Hello all, Threepenny is back in the month of February, presenting Eugene O'Neill's great American tragedy Long Day's Journey Into Night, running February 6th through February 22nd at TheatreWorks. As always, the show is set-you-own-admission with a suggested ticket price of $15.
For our final interview this week, we talk to a fella who has been with Threepenny since the beginning. He is the only person to appear in every single one of our shows. He was Demetrius and Peter Quince in A Midsummer Night's Dream. He was Macduff in Macbeth, and he was Richard in #blessed, but most of the time, he is John Dylan Atkins.
Welcome back, Dylan. You're one of our founding company members, and you've appeared in all of our shows. Your last show was #blessed, where you played Richard, a sort of sleezy con-man. How was it transitioning from that comedy into Long Day's Journey Into Night?
It is worlds apart *laughs*. That show was more focused on character acting and just completely changing my body, whereas this show is more naturalistic. More about finding what that character is inside me, instead of creating it out of nothing. I have to find it.
Now, you've had an attachment to the character of Jamie for a long time. What's it like to finally get to play this role?
Oh, it's a dream come true. Jamie is the number one dream role I've had since I was introduced to the play by Gloria Baxter. And now I'm getting to do it... it's baffling *smiles*.
How challenging are you finding it?
There are challenging parts, but it's a really comfortable room to work in, so when something isn't working I don't feel a lot of pressure or anything because I know Matt and I will find a compromise to where it will work. I just have to be sure to let the moments I have happen and make sure to get out of my own head, which I always say is my biggest problem. But this cast has made is feel a lot easier than I maybe thought it should have been.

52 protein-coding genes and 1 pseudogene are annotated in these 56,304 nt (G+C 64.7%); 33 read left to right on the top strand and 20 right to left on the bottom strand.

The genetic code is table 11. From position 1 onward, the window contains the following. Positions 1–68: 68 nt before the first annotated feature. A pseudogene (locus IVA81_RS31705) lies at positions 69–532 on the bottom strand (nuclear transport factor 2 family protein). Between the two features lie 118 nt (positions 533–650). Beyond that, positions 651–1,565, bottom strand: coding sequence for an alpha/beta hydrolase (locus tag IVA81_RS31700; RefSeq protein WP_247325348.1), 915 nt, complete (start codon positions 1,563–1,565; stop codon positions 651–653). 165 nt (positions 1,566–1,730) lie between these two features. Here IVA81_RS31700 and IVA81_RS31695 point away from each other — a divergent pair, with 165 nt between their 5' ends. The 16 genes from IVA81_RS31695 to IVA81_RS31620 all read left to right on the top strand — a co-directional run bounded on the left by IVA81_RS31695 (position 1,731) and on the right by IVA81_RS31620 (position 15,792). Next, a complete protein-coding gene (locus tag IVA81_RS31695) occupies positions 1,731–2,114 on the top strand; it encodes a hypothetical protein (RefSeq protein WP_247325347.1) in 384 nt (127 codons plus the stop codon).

How are your cast mates to work with?
Oh, they're great! Everyone is really strong, and I've worked will all of them before, so it really helps that we have that previous relationship. It's really nice.
Long Day's Journey Into Night is a very dark play, darker than a lot of shows Memphis audiences are used to. What do you think are the merits of putting on a show like this?
Well, not everything in this life is Light. And I know we don't usually like to expose ourselves to dark things, at least openly, but I think there are some safe environments, such as the theatre, where it's really helpful and beneficial to look at these things.
This play hits really close to home for me, because I've had a lot of people in my family struggle with addiction, and I've seen lives just melt away from it, just like you see in this show. So I'm moved by it even when I'm not onstage, just listening to my cast mates. I'm moved by it, and it's therapeutic for me. I guess that's the hope. That it will help somebody in some way. Because it's not stuff you want to think about, but when it's right there in front of you and done as delicately as this feels like it's being done, then I think that can have a good outcome.
Any last words about Long Day's Journey Into Night?
It's a dream come true for me.
Thank you Dylan. Check in next Monday and Tuesday when we meet the parents, played by two of the finest actors in Memphis theatre.